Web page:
Below the Three Sisters, 911 steps took me down the Giant Stairway into the Jamison Valley and the Federal Pass track took me through endless eucalyptus gums, dense temperate rainforest and massive prehistoric ferns right out of Jurassic Park. The next day, I went the other way, past the Leura Cascades and Gordon Falls with stunning cliff top views all along the way.

After my hike, I hopped on the Blue Mountain Explorer Bus to head to Scenic World which is somewhat of a Blue Mountains theme park. I succumbed to the siren call because I really wanted to ride the Katoomba Scenic Railway. It’s the steepest incline railway in the world and it was originally built as part of the coal mining industry in the valley. We crammed in and plunged 415 m through a dark tunnel built into the cliff and it was totally worth the admission fees. At the bottom, there was a coal mine exhibition which reminded me of a Disney exhibit, complete with animatronic mannequins and weird audio recordings saying things like “Boy, it sure is cold down here!” on a repeated loop.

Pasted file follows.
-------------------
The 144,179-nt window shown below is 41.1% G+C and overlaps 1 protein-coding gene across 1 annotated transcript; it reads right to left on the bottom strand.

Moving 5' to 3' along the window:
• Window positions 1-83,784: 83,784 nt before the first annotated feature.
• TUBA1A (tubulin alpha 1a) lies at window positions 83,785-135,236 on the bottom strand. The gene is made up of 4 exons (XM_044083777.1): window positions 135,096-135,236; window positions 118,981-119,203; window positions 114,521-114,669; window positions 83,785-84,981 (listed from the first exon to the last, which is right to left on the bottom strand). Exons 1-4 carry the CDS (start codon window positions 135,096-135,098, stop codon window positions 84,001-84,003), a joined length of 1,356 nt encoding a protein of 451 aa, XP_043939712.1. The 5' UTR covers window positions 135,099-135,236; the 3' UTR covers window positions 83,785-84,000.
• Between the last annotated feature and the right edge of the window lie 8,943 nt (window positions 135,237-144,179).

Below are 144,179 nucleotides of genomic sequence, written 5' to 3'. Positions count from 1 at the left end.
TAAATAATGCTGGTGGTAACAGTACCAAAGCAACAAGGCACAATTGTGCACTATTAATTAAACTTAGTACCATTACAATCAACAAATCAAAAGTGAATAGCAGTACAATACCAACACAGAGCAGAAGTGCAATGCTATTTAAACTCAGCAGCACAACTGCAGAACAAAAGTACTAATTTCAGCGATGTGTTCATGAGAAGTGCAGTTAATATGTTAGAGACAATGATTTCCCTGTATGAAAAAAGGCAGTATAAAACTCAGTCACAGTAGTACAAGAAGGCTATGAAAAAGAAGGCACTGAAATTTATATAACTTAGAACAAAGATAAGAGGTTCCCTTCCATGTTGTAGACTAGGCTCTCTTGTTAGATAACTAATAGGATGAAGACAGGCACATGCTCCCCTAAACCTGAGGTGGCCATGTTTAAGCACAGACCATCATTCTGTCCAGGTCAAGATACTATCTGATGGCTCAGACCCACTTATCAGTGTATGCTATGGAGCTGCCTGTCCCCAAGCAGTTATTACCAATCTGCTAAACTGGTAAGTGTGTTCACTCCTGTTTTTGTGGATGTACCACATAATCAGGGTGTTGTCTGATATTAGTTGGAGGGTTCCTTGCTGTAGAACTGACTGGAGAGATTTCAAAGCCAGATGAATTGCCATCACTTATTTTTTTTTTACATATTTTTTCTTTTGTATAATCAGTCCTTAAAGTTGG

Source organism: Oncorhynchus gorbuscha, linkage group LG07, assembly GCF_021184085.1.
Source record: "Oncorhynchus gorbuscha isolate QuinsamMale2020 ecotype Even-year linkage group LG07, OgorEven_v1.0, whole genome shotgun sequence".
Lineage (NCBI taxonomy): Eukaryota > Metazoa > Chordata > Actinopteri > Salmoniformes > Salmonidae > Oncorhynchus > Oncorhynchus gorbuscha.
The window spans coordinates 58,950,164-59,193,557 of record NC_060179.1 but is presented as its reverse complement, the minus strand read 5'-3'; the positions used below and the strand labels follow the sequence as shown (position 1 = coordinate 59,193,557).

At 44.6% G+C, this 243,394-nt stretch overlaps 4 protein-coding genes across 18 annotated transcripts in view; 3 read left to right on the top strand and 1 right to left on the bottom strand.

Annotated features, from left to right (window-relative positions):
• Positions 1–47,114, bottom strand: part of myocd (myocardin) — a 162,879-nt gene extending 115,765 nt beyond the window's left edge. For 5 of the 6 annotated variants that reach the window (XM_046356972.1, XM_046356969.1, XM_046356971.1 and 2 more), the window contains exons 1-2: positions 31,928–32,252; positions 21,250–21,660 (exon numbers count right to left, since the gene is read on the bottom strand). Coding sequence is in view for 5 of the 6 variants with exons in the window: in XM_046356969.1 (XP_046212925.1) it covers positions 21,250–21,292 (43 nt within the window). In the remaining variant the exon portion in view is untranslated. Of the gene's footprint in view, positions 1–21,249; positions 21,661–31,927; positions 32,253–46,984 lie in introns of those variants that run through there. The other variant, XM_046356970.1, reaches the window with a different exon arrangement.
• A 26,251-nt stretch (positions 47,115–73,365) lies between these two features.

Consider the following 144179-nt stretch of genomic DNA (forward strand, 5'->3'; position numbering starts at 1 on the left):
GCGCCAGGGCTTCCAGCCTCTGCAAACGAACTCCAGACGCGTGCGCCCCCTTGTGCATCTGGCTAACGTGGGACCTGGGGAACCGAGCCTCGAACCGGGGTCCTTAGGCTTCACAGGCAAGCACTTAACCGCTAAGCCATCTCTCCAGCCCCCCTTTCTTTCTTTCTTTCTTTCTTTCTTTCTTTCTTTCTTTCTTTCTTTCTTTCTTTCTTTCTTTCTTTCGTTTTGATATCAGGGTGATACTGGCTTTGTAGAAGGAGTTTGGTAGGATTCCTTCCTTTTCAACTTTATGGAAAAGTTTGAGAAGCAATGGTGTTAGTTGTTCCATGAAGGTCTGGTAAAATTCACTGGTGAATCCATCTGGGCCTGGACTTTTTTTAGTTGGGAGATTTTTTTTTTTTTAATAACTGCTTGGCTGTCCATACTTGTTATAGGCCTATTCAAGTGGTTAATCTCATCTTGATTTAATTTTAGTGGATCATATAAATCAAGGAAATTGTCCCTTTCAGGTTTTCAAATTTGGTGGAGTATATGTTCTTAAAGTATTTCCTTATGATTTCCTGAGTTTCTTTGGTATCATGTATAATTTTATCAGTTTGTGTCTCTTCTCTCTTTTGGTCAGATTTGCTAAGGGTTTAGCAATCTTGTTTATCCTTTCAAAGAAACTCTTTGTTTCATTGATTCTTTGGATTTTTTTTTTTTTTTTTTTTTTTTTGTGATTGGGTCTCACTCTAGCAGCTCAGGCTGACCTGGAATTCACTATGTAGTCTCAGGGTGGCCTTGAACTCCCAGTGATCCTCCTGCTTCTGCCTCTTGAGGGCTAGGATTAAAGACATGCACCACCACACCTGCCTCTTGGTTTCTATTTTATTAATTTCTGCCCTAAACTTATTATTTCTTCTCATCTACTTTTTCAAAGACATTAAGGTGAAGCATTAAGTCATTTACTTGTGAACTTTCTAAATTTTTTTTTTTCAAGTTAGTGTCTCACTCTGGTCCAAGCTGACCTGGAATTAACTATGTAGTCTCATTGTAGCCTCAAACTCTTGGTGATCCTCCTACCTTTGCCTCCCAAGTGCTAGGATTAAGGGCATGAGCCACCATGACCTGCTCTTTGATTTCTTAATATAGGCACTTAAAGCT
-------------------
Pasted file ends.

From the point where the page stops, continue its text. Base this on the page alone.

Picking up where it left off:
After exploring the boardwalk pathways in that part of the valley and seeing lyrebirds, cockatoos and parrots, those admission fees paid off again as I got to ride the Scenic Cableway up and out of the valley. Riding this very steep aerial cable car made me feel like my little tomboy self all over again and I was grinning for the rest of the day.

Here’s a slideshow with some more pictures from my two walks:

Vodpod videos no longer available.

more about “Bushwalking in the Blue Mountains“, posted with vodpod